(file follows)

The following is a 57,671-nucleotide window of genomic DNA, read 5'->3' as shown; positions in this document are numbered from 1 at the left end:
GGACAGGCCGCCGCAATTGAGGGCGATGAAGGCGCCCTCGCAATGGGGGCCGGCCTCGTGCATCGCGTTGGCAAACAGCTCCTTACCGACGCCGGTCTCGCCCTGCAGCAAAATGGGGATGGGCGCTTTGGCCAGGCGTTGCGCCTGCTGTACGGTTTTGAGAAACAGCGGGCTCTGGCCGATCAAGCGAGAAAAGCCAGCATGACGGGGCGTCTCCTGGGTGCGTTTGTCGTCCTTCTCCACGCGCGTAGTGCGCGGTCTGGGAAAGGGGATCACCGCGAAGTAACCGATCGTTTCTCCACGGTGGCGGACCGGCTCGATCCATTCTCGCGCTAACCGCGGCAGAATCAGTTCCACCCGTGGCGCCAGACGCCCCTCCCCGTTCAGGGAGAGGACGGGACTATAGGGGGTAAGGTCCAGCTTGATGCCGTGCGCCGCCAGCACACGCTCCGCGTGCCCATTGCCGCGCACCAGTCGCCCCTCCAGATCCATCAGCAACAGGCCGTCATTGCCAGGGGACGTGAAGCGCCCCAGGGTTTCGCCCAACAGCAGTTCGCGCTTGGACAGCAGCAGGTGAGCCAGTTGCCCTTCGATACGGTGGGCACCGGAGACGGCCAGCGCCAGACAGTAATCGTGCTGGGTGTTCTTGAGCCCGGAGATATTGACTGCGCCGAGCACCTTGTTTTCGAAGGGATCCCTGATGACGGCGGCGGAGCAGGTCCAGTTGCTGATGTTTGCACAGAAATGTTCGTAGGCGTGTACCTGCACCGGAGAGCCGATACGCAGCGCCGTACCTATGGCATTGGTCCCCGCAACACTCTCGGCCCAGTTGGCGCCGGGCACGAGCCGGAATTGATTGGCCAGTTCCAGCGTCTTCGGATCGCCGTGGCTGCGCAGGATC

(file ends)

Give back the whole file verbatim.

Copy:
The following is a 57,671-nucleotide window of genomic DNA, read 5'->3' as shown; positions in this document are numbered from 1 at the left end:
GGACAGGCCGCCGCAATTGAGGGCGATGAAGGCGCCCTCGCAATGGGGGCCGGCCTCGTGCATCGCGTTGGCAAACAGCTCCTTACCGACGCCGGTCTCGCCCTGCAGCAAAATGGGGATGGGCGCTTTGGCCAGGCGTTGCGCCTGCTGTACGGTTTTGAGAAACAGCGGGCTCTGGCCGATCAAGCGAGAAAAGCCAGCATGACGGGGCGTCTCCTGGGTGCGTTTGTCGTCCTTCTCCACGCGCGTAGTGCGCGGTCTGGGAAAGGGGATCACCGCGAAGTAACCGATCGTTTCTCCACGGTGGCGGACCGGCTCGATCCATTCTCGCGCTAACCGCGGCAGAATCAGTTCCACCCGTGGCGCCAGACGCCCCTCCCCGTTCAGGGAGAGGACGGGACTATAGGGGGTAAGGTCCAGCTTGATGCCGTGCGCCGCCAGCACACGCTCCGCGTGCCCATTGCCGCGCACCAGTCGCCCCTCCAGATCCATCAGCAACAGGCCGTCATTGCCAGGGGACGTGAAGCGCCCCAGGGTTTCGCCCAACAGCAGTTCGCGCTTGGACAGCAGCAGGTGAGCCAGTTGCCCTTCGATACGGTGGGCACCGGAGACGGCCAGCGCCAGACAGTAATCGTGCTGGGTGTTCTTGAGCCCGGAGATATTGACTGCGCCGAGCACCTTGTTTTCGAAGGGATCCCTGATGACGGCGGCGGAGCAGGTCCAGTTGCTGATGTTTGCACAGAAATGTTCGTAGGCGTGTACCTGCACCGGAGAGCCGATACGCAGCGCCGTACCTATGGCATTGGTCCCCGCAACACTCTCGGCCCAGTTGGCGCCGGGCACGAGCCGGAATTGATTGGCCAGTTCCAGCGTCTTCGGATCGCCGTGGCTGCGCAGGATC